"Where Fillmore County News Comes First"
Thursday, December 5th, 2013
Volume ∞ Issue ∞
- 5:40:17, Dec 4th 2013 - Kiko - I feel the pain for anybody feeling the effects of this health care law. On th ... [Read More]
- 7:55:33, Dec 3rd 2013 - quail - I visited Austin's Goat Farm about 8 years ago when I was a patient at the nea ... [Read More]
- 3:29:59, Nov 27th 2013 - Eric - Good Website ... [Read More]
- 8:44:28, Nov 19th 2013 - bwenthold - The author's insight reflects her vision of the world. I enjoyed this ar ... [Read More]
- 7:13:48, Nov 19th 2013 - - Colin's custom work is of the highest quality. He continues to produce unique prod ... [Read More]
- 2:53:19, Nov 18th 2013 - mark scheevel - paul, you have said it all! it is truly an event that we as parents w ... [Read More]
- 11:50:51, Nov 12th 2013 - Sharon Rustad - Mr. Kues: Just for the record the invitation to join the Task For ... [Read More]
- 12:04:51, Nov 10th 2013 - email@example.com - In response to Mrs. Neyhuis' response, you put an interesti ... [Read More]
- 8:39:45, Nov 6th 2013 - cbothun1234 - I will miss you forever and always lady! You have made such a positive i ... [Read More]
- 3:57:24, Nov 6th 2013 - MNFarmboy - Mr. Kues, the bill you mentioned about the district receiving $20 million ... [Read More]
Fri, Nov 15th, 2002
Posted in Features
Posted in Features
Harmony’s City Council met once again with Chuck Janski to discuss financing options on the $909,000 wastewater system project. The city could qualify for the Rural Development Grant – if the city can get the paperwork done before the year 2000 medium household income figures kick in. The city would have less than eight weeks to dot their "i’s" and cross their "t’s" regarding the allocation of requested funds.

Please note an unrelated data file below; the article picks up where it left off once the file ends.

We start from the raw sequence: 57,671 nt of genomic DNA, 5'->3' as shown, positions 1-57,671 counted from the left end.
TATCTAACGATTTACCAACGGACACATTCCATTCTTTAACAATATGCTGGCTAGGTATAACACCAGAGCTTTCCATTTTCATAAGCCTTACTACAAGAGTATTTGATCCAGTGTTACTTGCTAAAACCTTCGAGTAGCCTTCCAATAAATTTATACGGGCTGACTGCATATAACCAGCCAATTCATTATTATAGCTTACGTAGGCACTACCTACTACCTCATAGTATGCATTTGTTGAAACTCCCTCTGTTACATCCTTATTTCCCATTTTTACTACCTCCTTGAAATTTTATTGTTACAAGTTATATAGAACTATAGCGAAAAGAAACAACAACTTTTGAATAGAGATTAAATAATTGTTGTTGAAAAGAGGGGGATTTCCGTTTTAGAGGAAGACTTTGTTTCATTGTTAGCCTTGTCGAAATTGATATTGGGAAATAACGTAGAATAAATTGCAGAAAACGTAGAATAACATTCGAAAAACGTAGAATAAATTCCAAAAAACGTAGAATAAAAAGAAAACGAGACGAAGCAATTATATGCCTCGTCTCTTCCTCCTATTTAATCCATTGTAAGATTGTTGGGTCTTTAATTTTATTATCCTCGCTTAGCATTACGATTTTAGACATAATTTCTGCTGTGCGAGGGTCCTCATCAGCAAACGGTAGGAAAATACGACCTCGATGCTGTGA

The glitch comes in when looking at the average household income for the city. Several years ago the average household income was at $18,700. The 2000 census shows this figure has climbed to $30,000 – good for families, but not so good if the city wants to qualify for governmental aid. Paperwork will be expedited to hopefully beat the income status rating change. Janski penciled out four different options allowing them to cover the estimated $909,000 bill. •The first option includes a local bond sale, a 5% rate, 20-year term and an annual payment of $73,018. Annual cost per user: $135. •The second option includes a Public Finance Authority Loan (MPCA), a 2.5% rate, 20-year term and an annual payment of $58,377. Annual cost per user: $108. •The third option is a RD/RUS Grant & Loan. This would include a 45% grant with the remaining amount at 4.5% over 40 years and an annual payment of $27,199. Annual cost per user: $50. •The fourth option would be the best - a 75% grant with remaining loan at 4.5% rate over 40 years with an annual payment of $12,363. Annual cost per user: $1.92. (All user costs are based on 540 users.) When asked about the life expectancy of these improvements Janski said "wastewater is tough to treat and hard on metal," but he would be looking at 20 years of service. He felt the plant had plenty of capacity and would carry the city for some time. The council will wait to see how the paperwork shakes out for the project’s expenses. Other business •Brett Grabau gave a brief overview on the T.H. 139 project. Water and sewer lines are in with the storm sewer half completed. Extra fill has been hauled to the northwest lot in the city. Bacteria and water pressure testing must be completed yet. A $382,000 payment, 25% of the project, was approved. The city will be getting credit for liquidated damages, terms within the contract that the contractor has not met and where fines are assessed. •Two drawings showing roof pitches for the Community Center’s roof were on display. The first pitch includes a 1:2 pitch with an estimated cost of $115,000. The second drawing showed a 3:12 pitch with an estimated cost of $128,000. Extra insulation can be added to either style of roofing. More detailed drawings with accurate costs were requested by the council before they make any decisions. •The Sixth Street SE sanitary sewer assessment will include assessing 25% of the cost to property owners at 5% over five years. First installment would be with taxes payable in 2004. •Southview Addition assessments shall extend over a ten year period at 5% rate and begin January of 2003. •The council certified the 2002 election with Mayor David Runkel, and council members Sherry Hines and Jerry Shuck receiving the highest number of votes during the election. •The council approved an audit agreement with Lloyd D. Johnson at a fee of $5,810. •The city will be going after delinquent assessments past 30 days. •Council member Jerry Shuck requested the council review sewer fees as he felt the system was not fair to everyone.